So after three weeks fermenting and a week carbonating in the keg, I return with a review of the Jerk Beer I brewed in September. This is a recipe I have been developing and have brewed before – in fact it is basically my fall seasonal; I am not a pumpkin beer fan – but this time I used dried, toasted pepper, added some smoke malt, and added all of the spices after fermentation in an attempt to get a richer, more complex flavor. I think it is a big improvement over previous versions.

Rich Amber color with a frothy white head.

Aroma is dominated by the spices – allspice and cloves, unmistakable

Body is light and a bit on the dry side – I will shoot for a bit more malty sweetness next time.

Flavor is complex – the spices do not dominate the flavor – in fact, if you drink it out of a bottle or with your nose plugged the spices are very subtle. Over time they will fade and I predict the result will be even better – but I was never a big fan of the aroma of cloves, I believe when used they need to be used very, uh, responsibly. The flavor is tough to describe, it is a typical light bodied amber ale; the smoke malt is detectable but only slightly and contributes to an overall savory effect. The amarillo aroma hops add a mellow citrus flavor reminiscent of limes. The scotch bonnets are front and center. The toasting has given them a savory, full-flavored richness and the heat is all over your tongue and the back of your throat. In a good way. Not run for a glass of milk hot, just oooooohhh that burns so good hot. And it doesn’t linger or persist, it just sort of waltzes around and eases into the background leaving you thirsty for another sip. Overall the jerk theme is probably as close as one can get with a beer – I wouldn’t change the proportions or ingredients other than aiming for a bit more sweetness for the sake of balance.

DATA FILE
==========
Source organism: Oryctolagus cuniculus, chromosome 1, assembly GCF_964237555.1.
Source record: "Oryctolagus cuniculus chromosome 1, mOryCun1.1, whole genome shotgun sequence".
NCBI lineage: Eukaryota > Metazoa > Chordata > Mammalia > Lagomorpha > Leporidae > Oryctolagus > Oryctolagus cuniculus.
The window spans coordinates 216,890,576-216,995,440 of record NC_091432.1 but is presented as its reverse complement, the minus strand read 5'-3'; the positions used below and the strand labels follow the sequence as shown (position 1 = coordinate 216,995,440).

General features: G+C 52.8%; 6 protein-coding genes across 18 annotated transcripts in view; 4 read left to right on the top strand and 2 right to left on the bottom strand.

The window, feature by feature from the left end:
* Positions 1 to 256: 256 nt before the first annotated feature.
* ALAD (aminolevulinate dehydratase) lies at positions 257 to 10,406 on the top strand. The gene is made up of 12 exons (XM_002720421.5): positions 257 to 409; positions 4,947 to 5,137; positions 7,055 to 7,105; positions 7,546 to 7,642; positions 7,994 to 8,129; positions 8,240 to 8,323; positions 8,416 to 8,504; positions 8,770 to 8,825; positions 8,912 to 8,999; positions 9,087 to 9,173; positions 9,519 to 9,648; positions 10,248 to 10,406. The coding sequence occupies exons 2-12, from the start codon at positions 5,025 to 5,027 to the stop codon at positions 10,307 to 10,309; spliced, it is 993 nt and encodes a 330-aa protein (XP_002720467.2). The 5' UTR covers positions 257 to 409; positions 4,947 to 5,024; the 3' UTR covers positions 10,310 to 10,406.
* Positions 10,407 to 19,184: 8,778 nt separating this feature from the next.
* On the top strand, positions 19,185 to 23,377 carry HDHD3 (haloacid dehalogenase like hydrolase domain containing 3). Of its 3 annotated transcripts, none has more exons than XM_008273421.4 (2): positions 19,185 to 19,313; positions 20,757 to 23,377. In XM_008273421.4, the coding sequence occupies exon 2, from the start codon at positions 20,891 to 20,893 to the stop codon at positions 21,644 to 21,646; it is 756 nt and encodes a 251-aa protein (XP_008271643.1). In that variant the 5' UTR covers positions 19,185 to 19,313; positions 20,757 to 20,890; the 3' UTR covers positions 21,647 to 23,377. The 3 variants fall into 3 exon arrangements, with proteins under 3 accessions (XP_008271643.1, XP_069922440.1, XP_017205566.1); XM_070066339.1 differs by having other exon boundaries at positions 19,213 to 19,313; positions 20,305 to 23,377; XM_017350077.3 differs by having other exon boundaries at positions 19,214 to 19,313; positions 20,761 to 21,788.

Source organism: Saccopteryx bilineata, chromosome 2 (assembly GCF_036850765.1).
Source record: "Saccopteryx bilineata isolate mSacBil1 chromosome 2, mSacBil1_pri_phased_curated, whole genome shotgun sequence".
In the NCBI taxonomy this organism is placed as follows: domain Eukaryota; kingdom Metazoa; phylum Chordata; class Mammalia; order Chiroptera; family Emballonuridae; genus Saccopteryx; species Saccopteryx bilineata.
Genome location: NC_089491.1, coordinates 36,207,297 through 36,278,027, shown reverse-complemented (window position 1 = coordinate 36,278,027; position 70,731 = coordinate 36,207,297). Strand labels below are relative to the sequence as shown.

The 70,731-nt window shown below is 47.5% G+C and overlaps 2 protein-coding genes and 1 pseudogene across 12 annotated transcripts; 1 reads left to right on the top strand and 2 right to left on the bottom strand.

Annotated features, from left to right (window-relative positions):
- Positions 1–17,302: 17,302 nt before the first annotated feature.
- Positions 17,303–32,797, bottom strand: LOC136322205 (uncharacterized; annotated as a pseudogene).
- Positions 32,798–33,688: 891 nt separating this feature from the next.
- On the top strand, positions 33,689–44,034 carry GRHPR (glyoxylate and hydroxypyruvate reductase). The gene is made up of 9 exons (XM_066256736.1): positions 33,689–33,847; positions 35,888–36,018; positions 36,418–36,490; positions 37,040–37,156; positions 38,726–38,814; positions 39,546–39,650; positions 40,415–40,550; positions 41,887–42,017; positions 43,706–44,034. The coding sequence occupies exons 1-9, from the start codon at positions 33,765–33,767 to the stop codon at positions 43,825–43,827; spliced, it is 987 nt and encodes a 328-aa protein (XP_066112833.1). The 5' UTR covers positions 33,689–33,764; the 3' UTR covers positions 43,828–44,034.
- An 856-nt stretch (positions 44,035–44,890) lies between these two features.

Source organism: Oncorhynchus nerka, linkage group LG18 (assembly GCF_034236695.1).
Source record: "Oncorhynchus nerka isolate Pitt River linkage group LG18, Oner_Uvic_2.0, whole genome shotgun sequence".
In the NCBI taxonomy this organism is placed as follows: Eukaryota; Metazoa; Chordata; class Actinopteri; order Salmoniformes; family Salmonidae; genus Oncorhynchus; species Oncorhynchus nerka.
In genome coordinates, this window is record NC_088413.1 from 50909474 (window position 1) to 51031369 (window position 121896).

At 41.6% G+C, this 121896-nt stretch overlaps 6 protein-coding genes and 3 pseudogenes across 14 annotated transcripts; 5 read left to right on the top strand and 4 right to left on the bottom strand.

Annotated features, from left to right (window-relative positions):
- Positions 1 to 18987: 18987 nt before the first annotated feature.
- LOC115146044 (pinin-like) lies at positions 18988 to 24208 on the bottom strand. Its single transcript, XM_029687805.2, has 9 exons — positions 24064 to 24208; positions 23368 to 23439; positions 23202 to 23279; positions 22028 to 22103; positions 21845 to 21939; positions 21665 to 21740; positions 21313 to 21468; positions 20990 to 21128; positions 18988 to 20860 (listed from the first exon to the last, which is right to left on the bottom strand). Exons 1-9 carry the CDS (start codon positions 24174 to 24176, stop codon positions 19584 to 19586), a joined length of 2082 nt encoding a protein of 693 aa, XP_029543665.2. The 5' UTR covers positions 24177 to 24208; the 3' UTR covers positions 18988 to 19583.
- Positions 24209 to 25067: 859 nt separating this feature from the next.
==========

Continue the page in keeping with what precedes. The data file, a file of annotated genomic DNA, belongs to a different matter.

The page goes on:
Overall – I look forward to brewing this again next September. Big hit in my book.

El Alma de la Comida puertoriqueña: Pernil Asado

If you stop a random Puerto Rican on the street and ask them what is the one food that defines their cultural identity, the one food that evokes nostalgic memories of family and community and holidays, you will get the same answer every time: Pernil Asado. In case you take me up on that challenge I should warn the English speakers out there that the correct pronunciation is not “PER-nil a-SAD-o” – so save yourself the smirks and pronounce it more like “pen-NY a-SOU”. Pernil Asado is a roast pork shoulder slow cooked and dredged with a garlic-vinegar marinade – literally “Pernil” means pork shoulder and “Asado” means roasted – that is served at just about every Christmas and at any other celebration that can be used as an excuse to cook and consume large amounts of pork. If you go to a restaurant or bodega you can usually find pernil asado on the menu – and if you’re lucky it might even be not half bad – but you will never experience the sublime excellence of this dish until you have had a proper homemade version. And if you are not fortunate enough to get invited to any fiestas puertoriqueñas in the near future….you will just have to learn to make it yourself.

I am not Puerto Rican, so if you insist on getting an authentic family recipe from a true blooded boricua then you will have to move along. My wife is Puerto Rican and we have been putting on a party for friends and family around Christmastime every year for the last five years or so as an excuse to make pernil, coquito, pastelitos and all the other traditional holiday delicacies. And since i am the cook in the family that meant that I had to learn how make these things – and make them well enough to please a crowd of Puerto Ricans at Christmas. No easy task. But the consensus is that my pernil is somewhere between amazing and the best they’ve ever had, for what its worth.